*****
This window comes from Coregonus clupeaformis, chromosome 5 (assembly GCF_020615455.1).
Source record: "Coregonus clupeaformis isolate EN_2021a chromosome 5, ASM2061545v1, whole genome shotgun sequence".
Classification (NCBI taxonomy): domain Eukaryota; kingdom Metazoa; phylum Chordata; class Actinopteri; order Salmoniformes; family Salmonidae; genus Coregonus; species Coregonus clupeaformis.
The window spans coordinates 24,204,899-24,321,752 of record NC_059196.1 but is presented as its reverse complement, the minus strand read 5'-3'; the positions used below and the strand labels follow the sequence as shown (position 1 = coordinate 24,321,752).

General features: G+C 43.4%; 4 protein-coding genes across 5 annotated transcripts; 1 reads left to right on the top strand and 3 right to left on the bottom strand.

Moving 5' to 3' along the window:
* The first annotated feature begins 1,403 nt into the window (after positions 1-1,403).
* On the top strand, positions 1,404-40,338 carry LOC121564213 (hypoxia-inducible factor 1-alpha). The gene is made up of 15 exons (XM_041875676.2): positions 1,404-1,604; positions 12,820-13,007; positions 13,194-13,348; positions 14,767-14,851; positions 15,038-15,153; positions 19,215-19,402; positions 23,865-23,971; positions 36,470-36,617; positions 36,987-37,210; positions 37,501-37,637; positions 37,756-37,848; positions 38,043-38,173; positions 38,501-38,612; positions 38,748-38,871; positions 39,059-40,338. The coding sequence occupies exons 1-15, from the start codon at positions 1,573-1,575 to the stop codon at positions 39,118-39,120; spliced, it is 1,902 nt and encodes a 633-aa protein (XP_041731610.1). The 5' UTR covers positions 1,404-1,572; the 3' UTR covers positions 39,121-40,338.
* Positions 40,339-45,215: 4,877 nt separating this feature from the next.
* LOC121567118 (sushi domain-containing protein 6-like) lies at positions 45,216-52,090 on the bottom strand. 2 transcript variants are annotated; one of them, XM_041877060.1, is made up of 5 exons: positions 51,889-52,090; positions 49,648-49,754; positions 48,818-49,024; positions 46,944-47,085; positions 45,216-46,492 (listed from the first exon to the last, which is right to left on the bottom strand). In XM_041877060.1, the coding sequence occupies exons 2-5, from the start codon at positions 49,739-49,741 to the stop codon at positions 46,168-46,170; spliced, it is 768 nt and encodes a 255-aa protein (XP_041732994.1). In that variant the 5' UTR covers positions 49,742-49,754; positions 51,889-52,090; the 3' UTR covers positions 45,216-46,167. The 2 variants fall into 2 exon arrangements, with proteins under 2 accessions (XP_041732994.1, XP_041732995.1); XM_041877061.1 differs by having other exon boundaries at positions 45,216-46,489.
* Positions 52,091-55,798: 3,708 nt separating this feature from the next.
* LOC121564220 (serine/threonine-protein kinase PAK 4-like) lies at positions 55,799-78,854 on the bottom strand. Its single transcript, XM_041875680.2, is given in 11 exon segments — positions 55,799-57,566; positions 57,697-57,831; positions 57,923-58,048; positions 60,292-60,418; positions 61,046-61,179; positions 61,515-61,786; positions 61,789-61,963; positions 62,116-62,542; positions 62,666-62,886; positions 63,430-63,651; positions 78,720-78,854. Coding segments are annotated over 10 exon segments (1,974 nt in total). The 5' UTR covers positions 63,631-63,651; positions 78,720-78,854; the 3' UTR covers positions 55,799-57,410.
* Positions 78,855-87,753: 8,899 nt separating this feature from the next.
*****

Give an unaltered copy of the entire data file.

This window comes from Coregonus clupeaformis, chromosome 5 (assembly GCF_020615455.1).
Source record: "Coregonus clupeaformis isolate EN_2021a chromosome 5, ASM2061545v1, whole genome shotgun sequence".
Classification (NCBI taxonomy): domain Eukaryota; kingdom Metazoa; phylum Chordata; class Actinopteri; order Salmoniformes; family Salmonidae; genus Coregonus; species Coregonus clupeaformis.
The window spans coordinates 24,204,899-24,321,752 of record NC_059196.1 but is presented as its reverse complement, the minus strand read 5'-3'; the positions used below and the strand labels follow the sequence as shown (position 1 = coordinate 24,321,752).

General features: G+C 43.4%; 4 protein-coding genes across 5 annotated transcripts; 1 reads left to right on the top strand and 3 right to left on the bottom strand.

Moving 5' to 3' along the window:
* The first annotated feature begins 1,403 nt into the window (after positions 1-1,403).
* On the top strand, positions 1,404-40,338 carry LOC121564213 (hypoxia-inducible factor 1-alpha). The gene is made up of 15 exons (XM_041875676.2): positions 1,404-1,604; positions 12,820-13,007; positions 13,194-13,348; positions 14,767-14,851; positions 15,038-15,153; positions 19,215-19,402; positions 23,865-23,971; positions 36,470-36,617; positions 36,987-37,210; positions 37,501-37,637; positions 37,756-37,848; positions 38,043-38,173; positions 38,501-38,612; positions 38,748-38,871; positions 39,059-40,338. The coding sequence occupies exons 1-15, from the start codon at positions 1,573-1,575 to the stop codon at positions 39,118-39,120; spliced, it is 1,902 nt and encodes a 633-aa protein (XP_041731610.1). The 5' UTR covers positions 1,404-1,572; the 3' UTR covers positions 39,121-40,338.
* Positions 40,339-45,215: 4,877 nt separating this feature from the next.
* LOC121567118 (sushi domain-containing protein 6-like) lies at positions 45,216-52,090 on the bottom strand. 2 transcript variants are annotated; one of them, XM_041877060.1, is made up of 5 exons: positions 51,889-52,090; positions 49,648-49,754; positions 48,818-49,024; positions 46,944-47,085; positions 45,216-46,492 (listed from the first exon to the last, which is right to left on the bottom strand). In XM_041877060.1, the coding sequence occupies exons 2-5, from the start codon at positions 49,739-49,741 to the stop codon at positions 46,168-46,170; spliced, it is 768 nt and encodes a 255-aa protein (XP_041732994.1). In that variant the 5' UTR covers positions 49,742-49,754; positions 51,889-52,090; the 3' UTR covers positions 45,216-46,167. The 2 variants fall into 2 exon arrangements, with proteins under 2 accessions (XP_041732994.1, XP_041732995.1); XM_041877061.1 differs by having other exon boundaries at positions 45,216-46,489.
* Positions 52,091-55,798: 3,708 nt separating this feature from the next.
* LOC121564220 (serine/threonine-protein kinase PAK 4-like) lies at positions 55,799-78,854 on the bottom strand. Its single transcript, XM_041875680.2, is given in 11 exon segments — positions 55,799-57,566; positions 57,697-57,831; positions 57,923-58,048; positions 60,292-60,418; positions 61,046-61,179; positions 61,515-61,786; positions 61,789-61,963; positions 62,116-62,542; positions 62,666-62,886; positions 63,430-63,651; positions 78,720-78,854. Coding segments are annotated over 10 exon segments (1,974 nt in total). The 5' UTR covers positions 63,631-63,651; positions 78,720-78,854; the 3' UTR covers positions 55,799-57,410.
* Positions 78,855-87,753: 8,899 nt separating this feature from the next.